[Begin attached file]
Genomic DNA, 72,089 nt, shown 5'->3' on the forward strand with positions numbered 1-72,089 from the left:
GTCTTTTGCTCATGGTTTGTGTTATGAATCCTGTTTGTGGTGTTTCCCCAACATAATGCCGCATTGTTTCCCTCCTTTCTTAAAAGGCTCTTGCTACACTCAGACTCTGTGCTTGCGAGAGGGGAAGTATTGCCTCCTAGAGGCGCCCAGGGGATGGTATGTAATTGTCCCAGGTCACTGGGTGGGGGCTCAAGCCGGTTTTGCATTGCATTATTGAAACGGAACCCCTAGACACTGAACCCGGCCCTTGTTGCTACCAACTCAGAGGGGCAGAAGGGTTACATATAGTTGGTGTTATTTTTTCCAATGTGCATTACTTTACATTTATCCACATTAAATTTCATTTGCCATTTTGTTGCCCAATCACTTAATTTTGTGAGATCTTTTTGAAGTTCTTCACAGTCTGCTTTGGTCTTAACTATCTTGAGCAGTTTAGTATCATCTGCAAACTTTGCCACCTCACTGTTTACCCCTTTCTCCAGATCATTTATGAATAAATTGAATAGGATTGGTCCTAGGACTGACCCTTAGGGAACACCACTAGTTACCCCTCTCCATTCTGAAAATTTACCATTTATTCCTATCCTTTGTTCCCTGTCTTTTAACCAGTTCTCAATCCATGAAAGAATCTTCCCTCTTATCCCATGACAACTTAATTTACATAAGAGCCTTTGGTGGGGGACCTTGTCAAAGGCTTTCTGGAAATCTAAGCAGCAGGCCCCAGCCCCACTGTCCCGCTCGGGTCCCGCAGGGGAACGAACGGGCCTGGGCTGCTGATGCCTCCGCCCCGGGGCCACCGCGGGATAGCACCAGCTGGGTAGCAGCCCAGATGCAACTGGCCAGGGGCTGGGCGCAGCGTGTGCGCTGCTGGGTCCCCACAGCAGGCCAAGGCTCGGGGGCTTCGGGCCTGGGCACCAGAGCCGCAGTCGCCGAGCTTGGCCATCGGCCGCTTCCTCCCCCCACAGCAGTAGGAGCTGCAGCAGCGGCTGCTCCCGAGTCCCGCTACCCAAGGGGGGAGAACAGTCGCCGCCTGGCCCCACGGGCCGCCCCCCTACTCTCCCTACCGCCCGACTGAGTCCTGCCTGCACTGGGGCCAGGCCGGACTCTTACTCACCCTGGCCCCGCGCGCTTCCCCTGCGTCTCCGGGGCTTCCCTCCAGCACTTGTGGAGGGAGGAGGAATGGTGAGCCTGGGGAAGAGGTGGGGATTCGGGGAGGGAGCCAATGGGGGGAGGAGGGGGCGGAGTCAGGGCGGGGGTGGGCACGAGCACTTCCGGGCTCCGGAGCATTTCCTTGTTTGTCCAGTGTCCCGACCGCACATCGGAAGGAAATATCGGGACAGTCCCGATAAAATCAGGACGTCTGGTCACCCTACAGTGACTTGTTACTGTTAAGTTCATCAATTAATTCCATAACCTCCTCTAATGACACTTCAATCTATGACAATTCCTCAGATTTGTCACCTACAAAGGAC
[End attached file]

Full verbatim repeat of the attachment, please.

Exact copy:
Genomic DNA, 72,089 nt, shown 5'->3' on the forward strand with positions numbered 1-72,089 from the left:
GTCTTTTGCTCATGGTTTGTGTTATGAATCCTGTTTGTGGTGTTTCCCCAACATAATGCCGCATTGTTTCCCTCCTTTCTTAAAAGGCTCTTGCTACACTCAGACTCTGTGCTTGCGAGAGGGGAAGTATTGCCTCCTAGAGGCGCCCAGGGGATGGTATGTAATTGTCCCAGGTCACTGGGTGGGGGCTCAAGCCGGTTTTGCATTGCATTATTGAAACGGAACCCCTAGACACTGAACCCGGCCCTTGTTGCTACCAACTCAGAGGGGCAGAAGGGTTACATATAGTTGGTGTTATTTTTTCCAATGTGCATTACTTTACATTTATCCACATTAAATTTCATTTGCCATTTTGTTGCCCAATCACTTAATTTTGTGAGATCTTTTTGAAGTTCTTCACAGTCTGCTTTGGTCTTAACTATCTTGAGCAGTTTAGTATCATCTGCAAACTTTGCCACCTCACTGTTTACCCCTTTCTCCAGATCATTTATGAATAAATTGAATAGGATTGGTCCTAGGACTGACCCTTAGGGAACACCACTAGTTACCCCTCTCCATTCTGAAAATTTACCATTTATTCCTATCCTTTGTTCCCTGTCTTTTAACCAGTTCTCAATCCATGAAAGAATCTTCCCTCTTATCCCATGACAACTTAATTTACATAAGAGCCTTTGGTGGGGGACCTTGTCAAAGGCTTTCTGGAAATCTAAGCAGCAGGCCCCAGCCCCACTGTCCCGCTCGGGTCCCGCAGGGGAACGAACGGGCCTGGGCTGCTGATGCCTCCGCCCCGGGGCCACCGCGGGATAGCACCAGCTGGGTAGCAGCCCAGATGCAACTGGCCAGGGGCTGGGCGCAGCGTGTGCGCTGCTGGGTCCCCACAGCAGGCCAAGGCTCGGGGGCTTCGGGCCTGGGCACCAGAGCCGCAGTCGCCGAGCTTGGCCATCGGCCGCTTCCTCCCCCCACAGCAGTAGGAGCTGCAGCAGCGGCTGCTCCCGAGTCCCGCTACCCAAGGGGGGAGAACAGTCGCCGCCTGGCCCCACGGGCCGCCCCCCTACTCTCCCTACCGCCCGACTGAGTCCTGCCTGCACTGGGGCCAGGCCGGACTCTTACTCACCCTGGCCCCGCGCGCTTCCCCTGCGTCTCCGGGGCTTCCCTCCAGCACTTGTGGAGGGAGGAGGAATGGTGAGCCTGGGGAAGAGGTGGGGATTCGGGGAGGGAGCCAATGGGGGGAGGAGGGGGCGGAGTCAGGGCGGGGGTGGGCACGAGCACTTCCGGGCTCCGGAGCATTTCCTTGTTTGTCCAGTGTCCCGACCGCACATCGGAAGGAAATATCGGGACAGTCCCGATAAAATCAGGACGTCTGGTCACCCTACAGTGACTTGTTACTGTTAAGTTCATCAATTAATTCCATAACCTCCTCTAATGACACTTCAATCTATGACAATTCCTCAGATTTGTCACCTACAAAGGAC